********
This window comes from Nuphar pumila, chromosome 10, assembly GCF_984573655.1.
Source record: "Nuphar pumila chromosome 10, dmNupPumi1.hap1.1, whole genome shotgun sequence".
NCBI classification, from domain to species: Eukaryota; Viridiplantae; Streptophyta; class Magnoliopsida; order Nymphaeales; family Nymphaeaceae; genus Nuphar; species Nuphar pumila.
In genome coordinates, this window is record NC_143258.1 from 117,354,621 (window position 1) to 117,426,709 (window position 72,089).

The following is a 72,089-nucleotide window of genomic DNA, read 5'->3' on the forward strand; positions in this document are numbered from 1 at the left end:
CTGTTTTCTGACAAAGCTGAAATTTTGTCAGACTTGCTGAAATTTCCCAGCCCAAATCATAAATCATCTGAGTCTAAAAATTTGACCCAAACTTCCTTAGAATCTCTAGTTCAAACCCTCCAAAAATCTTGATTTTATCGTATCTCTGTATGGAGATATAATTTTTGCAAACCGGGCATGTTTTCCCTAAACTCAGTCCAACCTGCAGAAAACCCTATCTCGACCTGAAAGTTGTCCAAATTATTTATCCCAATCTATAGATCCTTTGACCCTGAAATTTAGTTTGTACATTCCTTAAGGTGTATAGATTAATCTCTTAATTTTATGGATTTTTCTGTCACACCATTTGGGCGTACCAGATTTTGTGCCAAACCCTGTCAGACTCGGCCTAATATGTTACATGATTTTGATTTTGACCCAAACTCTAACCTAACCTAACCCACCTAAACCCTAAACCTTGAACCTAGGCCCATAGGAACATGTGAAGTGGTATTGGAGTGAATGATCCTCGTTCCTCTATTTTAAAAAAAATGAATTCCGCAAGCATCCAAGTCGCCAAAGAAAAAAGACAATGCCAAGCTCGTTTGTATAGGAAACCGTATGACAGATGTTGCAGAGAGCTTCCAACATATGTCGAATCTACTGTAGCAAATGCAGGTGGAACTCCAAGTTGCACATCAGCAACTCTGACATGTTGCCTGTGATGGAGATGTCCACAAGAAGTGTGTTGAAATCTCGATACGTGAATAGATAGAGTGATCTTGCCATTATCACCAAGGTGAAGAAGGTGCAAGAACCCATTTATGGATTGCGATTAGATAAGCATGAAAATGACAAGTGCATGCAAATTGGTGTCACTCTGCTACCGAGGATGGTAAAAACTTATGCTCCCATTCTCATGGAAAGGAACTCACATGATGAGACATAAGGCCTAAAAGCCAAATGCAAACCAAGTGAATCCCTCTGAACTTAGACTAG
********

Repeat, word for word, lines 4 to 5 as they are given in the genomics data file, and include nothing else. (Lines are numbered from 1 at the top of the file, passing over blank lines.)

In genome coordinates, this window is record NC_143258.1 from 117,354,621 (window position 1) to 117,426,709 (window position 72,089).

The following is a 72,089-nucleotide window of genomic DNA, read 5'->3' on the forward strand; positions in this document are numbered from 1 at the left end: